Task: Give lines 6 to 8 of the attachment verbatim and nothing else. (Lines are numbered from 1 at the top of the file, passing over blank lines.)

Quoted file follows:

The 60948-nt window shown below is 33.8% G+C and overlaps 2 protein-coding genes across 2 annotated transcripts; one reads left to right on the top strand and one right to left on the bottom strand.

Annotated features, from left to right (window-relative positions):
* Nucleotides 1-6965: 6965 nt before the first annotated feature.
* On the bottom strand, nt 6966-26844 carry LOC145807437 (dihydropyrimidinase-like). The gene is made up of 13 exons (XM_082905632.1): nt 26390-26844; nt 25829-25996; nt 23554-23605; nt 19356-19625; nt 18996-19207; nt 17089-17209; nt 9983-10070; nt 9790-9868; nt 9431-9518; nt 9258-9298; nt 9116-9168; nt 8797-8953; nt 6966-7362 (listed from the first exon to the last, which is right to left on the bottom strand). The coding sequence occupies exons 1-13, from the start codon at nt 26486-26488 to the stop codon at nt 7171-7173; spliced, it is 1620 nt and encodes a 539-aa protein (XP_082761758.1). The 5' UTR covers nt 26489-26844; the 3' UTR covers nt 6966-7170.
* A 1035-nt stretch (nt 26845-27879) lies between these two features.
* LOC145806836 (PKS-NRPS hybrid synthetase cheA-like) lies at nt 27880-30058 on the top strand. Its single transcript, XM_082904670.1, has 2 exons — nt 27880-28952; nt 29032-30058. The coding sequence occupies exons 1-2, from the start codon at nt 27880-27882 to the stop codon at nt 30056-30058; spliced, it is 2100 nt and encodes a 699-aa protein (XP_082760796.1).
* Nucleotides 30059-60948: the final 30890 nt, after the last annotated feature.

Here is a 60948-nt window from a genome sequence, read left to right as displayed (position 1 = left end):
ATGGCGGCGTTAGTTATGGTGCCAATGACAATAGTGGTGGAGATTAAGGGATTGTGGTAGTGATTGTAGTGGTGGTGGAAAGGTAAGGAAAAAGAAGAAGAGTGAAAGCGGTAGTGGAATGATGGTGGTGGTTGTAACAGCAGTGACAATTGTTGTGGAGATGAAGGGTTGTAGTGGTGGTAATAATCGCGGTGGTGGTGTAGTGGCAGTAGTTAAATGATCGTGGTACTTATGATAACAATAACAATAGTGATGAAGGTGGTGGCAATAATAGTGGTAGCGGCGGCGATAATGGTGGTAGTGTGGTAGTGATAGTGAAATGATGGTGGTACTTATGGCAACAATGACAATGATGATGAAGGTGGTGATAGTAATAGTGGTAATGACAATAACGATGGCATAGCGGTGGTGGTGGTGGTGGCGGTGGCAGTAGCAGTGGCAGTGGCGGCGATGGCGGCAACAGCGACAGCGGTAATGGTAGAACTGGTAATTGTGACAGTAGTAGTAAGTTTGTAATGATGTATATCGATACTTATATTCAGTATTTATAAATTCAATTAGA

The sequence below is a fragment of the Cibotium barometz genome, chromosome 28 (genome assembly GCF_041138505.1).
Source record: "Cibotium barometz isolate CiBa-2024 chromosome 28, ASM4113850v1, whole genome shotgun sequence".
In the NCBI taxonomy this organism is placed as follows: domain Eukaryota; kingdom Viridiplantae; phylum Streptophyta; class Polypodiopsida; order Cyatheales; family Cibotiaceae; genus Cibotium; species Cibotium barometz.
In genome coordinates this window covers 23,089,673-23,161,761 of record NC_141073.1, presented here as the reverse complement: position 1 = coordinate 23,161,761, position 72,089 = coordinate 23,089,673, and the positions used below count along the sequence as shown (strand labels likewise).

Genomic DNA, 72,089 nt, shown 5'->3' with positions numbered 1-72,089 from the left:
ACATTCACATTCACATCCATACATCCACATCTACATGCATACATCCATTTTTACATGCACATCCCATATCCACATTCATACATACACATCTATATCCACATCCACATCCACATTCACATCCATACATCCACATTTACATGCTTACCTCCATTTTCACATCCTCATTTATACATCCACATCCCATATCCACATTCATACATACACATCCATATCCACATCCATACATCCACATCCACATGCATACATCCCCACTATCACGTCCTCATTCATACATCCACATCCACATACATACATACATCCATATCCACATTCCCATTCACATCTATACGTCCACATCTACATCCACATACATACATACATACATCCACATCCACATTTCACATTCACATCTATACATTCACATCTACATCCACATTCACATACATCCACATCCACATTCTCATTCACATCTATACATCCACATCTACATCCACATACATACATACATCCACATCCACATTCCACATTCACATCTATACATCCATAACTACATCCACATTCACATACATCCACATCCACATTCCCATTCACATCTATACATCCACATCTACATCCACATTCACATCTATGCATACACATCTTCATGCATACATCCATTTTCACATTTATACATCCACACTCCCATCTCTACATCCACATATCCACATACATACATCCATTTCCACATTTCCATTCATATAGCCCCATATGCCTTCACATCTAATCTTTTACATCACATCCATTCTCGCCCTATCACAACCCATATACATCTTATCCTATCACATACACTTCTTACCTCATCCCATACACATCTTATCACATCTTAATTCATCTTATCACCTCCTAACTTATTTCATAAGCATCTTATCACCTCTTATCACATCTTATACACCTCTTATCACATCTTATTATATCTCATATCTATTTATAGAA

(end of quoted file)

* LOC145806836 (PKS-NRPS hybrid synthetase cheA-like) lies at nt 27880-30058 on the top strand. Its single transcript, XM_082904670.1, has 2 exons — nt 27880-28952; nt 29032-30058. The coding sequence occupies exons 1-2, from the start codon at nt 27880-27882 to the stop codon at nt 30056-30058; spliced, it is 2100 nt and encodes a 699-aa protein (XP_082760796.1).
* Nucleotides 30059-60948: the final 30890 nt, after the last annotated feature.

Here is a 60948-nt window from a genome sequence, read left to right as displayed (position 1 = left end):